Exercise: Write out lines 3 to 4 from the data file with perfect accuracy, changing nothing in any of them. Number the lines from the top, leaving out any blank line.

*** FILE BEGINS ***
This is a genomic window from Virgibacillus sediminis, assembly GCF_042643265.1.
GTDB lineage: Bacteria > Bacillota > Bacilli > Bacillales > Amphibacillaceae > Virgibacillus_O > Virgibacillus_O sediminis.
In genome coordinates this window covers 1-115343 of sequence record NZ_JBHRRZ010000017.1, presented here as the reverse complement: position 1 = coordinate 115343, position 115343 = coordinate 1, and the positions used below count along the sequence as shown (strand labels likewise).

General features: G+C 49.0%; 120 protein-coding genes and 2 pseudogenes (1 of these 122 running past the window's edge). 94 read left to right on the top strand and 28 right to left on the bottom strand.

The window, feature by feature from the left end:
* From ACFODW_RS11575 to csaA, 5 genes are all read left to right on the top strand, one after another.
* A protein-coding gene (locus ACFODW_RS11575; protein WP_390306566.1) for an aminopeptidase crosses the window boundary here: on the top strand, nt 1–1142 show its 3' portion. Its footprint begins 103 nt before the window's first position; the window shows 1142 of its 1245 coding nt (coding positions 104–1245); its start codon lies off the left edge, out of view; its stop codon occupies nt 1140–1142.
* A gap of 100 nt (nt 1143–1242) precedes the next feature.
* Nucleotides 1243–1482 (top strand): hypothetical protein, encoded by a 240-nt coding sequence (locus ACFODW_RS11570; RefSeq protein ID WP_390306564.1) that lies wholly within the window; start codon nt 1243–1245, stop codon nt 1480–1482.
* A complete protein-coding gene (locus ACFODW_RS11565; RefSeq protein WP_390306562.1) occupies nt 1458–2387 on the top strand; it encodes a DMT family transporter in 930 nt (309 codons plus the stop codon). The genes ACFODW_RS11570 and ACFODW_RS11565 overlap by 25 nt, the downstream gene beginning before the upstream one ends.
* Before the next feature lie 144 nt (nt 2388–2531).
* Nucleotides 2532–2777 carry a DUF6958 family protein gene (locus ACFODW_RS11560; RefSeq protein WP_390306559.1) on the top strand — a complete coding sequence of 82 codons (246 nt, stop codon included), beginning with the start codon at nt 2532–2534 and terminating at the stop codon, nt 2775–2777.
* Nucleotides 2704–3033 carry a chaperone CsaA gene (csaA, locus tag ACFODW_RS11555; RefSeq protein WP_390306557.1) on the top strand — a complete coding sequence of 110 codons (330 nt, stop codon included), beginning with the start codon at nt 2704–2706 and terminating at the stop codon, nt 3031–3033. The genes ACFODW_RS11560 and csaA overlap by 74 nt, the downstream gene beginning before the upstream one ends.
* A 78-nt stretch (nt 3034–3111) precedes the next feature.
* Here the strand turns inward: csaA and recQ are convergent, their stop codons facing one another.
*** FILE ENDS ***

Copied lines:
In genome coordinates this window covers 1-115343 of sequence record NZ_JBHRRZ010000017.1, presented here as the reverse complement: position 1 = coordinate 115343, position 115343 = coordinate 1, and the positions used below count along the sequence as shown (strand labels likewise).

General features: G+C 49.0%; 120 protein-coding genes and 2 pseudogenes (1 of these 122 running past the window's edge). 94 read left to right on the top strand and 28 right to left on the bottom strand.